Purpose and Summary

    The purpose of H.R. 2369, the Wireless Privacy Enhancement 
Act of 1998, as amended, is to enhance the privacy of users of 
cellular and other mobile communications services. These 
changes are necessary to prohibit modification of currently 
available scanners and to prevent the development of a market 
for new digital scanners capable of intercepting digital 
communications.
    The bill has four main components. First, the bill would 
extend current scanning receiver manufacturing restrictions to 
prevent the manufacture of scanners that are capable of 
intercepting communications in frequencies allocated to new 
wireless communications, namely personal communications 
services, and protected paging and specialized mobile radio 
services. Second, the bill would add a prohibition on the 
modification of scanners and require the Federal Communications 
Commission (the Commission or FCC) to strengthen its rules to 
prevent the modification of scanning receivers, including 
through adopting additional requirements to prevent the 
tampering of scanning receivers. Third, the bill would make it 
unacceptable to intentionally intercept or divulge the content 
of radio communications. Lastly, the bill would improve the 
enforcement of privacy law by increasing the penalties 
available for violators and requiring the Commission to move 
expeditiously on investigations of potential violations.

                  Background and Need for Legislation

    Over 50 million Americans subscribe to cellular or other 
commercial mobile services. The majority of cellular services 
used today are provided with analog technology. Analog 
communications are susceptible to unauthorized eavesdropping 
from scanners since voice, an analog form of communication, 
need not be decoded when intercepted over a scanner. The 
Committee discovered through a hearing on wireless privacy in 
February 1997 how easily over-the-shelf scanners may be 
modified to enable them to intercept cellular communications. 
Digital cellular, the next generation of cellular services, and 
digital personal communications services (PCS) are less 
susceptible to unauthorized eavesdropping than analog cellular. 
PCS services are digital services that combine voice services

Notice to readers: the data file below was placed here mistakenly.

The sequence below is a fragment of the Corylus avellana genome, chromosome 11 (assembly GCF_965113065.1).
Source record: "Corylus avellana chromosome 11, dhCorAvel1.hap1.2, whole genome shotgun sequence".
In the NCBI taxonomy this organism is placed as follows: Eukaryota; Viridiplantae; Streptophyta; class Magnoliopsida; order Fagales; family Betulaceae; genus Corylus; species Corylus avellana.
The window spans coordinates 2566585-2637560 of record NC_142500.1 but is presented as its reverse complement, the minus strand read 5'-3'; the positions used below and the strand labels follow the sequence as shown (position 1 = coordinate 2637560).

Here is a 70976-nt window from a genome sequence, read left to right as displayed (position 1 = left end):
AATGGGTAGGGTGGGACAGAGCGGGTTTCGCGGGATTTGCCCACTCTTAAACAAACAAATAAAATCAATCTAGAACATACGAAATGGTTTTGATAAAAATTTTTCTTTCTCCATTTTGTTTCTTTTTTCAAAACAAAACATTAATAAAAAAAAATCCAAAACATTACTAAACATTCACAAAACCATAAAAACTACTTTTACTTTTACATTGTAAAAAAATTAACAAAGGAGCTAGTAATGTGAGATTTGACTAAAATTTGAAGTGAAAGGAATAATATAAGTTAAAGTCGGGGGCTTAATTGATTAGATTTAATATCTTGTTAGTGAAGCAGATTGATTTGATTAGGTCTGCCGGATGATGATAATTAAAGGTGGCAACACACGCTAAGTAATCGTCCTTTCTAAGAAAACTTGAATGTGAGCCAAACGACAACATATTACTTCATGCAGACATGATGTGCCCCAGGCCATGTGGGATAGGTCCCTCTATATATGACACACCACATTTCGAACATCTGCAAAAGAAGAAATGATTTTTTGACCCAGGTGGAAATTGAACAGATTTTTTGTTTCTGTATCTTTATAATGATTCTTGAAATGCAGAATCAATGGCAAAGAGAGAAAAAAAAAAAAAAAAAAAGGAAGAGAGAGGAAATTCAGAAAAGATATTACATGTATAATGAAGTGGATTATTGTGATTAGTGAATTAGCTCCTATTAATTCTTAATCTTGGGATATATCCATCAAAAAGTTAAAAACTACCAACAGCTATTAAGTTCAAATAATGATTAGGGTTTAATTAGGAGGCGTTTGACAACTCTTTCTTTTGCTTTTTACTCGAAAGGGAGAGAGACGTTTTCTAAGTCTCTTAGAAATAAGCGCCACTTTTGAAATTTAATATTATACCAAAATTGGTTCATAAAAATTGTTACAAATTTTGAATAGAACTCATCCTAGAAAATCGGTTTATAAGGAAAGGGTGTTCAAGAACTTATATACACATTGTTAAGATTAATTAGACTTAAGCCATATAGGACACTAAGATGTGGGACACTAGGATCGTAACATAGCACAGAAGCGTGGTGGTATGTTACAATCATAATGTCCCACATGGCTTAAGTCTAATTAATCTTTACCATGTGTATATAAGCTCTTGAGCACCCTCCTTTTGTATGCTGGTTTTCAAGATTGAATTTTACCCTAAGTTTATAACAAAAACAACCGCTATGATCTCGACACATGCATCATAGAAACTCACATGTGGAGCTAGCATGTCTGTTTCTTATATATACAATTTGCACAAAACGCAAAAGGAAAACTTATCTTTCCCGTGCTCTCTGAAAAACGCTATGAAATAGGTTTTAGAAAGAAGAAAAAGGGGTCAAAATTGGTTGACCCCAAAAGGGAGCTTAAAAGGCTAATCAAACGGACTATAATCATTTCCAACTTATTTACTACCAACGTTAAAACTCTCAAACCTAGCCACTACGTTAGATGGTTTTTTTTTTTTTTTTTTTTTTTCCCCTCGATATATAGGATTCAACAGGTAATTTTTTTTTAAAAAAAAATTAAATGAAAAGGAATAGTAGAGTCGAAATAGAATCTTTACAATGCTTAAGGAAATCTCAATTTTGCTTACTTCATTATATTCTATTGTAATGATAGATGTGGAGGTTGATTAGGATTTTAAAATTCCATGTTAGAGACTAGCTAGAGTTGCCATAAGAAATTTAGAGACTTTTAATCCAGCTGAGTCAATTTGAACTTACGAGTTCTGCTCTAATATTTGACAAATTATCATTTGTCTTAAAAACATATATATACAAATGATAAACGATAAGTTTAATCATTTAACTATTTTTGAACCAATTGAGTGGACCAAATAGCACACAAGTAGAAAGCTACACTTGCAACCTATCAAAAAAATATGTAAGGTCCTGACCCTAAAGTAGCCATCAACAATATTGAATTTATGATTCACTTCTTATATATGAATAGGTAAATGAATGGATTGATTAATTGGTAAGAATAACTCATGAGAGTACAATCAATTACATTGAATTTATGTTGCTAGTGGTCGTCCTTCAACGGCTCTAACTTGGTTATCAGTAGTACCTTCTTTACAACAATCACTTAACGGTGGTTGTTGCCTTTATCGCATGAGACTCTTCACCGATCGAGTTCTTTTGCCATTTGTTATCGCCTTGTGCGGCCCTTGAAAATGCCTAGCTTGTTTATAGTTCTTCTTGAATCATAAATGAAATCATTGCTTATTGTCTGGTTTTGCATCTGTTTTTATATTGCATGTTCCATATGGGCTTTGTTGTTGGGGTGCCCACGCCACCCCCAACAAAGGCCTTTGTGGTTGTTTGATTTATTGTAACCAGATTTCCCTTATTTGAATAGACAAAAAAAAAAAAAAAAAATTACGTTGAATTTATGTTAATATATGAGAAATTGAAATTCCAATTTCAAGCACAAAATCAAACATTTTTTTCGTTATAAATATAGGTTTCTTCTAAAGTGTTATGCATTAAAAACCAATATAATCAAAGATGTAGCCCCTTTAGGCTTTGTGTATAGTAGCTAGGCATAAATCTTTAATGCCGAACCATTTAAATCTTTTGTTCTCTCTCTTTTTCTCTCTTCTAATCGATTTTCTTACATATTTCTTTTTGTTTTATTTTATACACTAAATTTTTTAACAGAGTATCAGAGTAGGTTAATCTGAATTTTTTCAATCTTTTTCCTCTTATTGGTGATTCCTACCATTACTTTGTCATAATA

with data (paging, messaging, caller identification) and 
possibly video services, over the same handset. While digital 
cellular and PCS are not immune from eavesdropping, they are 
currently more secure than analog cellular because the 
equipment for intercepting digital calls is vastly more 
expensive and complex than existing, off-the-shelf scanners 
that intercept analog communications (e.g., $200 vs. $10,000-
$30,000). However, one of the purposes of the bill is to 
prevent a market for developing for less expensive digital 
scanners by clearly prohibiting the authorization of such 
scanners by the FCC.
    Several existing statutes are intended to protect cellular 
users' privacy. Section 705(a) of the Communications Act of 
1934 prohibits the unauthorized interception and divulgence of 
radio communications, including cellular calls. This statute is 
not limited by its terms to analog radio communications and, 
therefore, would apply to digital cellular and PCS, as well as 
to other commercial mobile radio services such as paging, 
specialized mobile services, messaging services, etc. FCC rules 
also prohibit the interception of private conversations by 
radio scanners, whether or not the content of such radio 
communications is divulged (47 C.F.R. 15.9).
    Section 705(e)(4) of the Communications Act makes it 
illegal for a person to manufacture, assemble, modify, import, 
export, sell, or distribute equipment knowing or having reason 
to know that it is intended for the unauthorized interception 
and divulgence of radio communications. However, the FCC has 
only enforced this provision for satellite cable piracy.
    In addition to these provisions of the Communications Act 
and FCC regulations, the Electronic Communications Protection 
Act, 18 U.S.C. 2511 et seq. (1986) (ECPA), also prohibits the 
unauthorized interception or disclosure of cellular and other 
radio communications. Under ECPA, the manufacture, assembly, 
possession, sale or use of scanning devices which are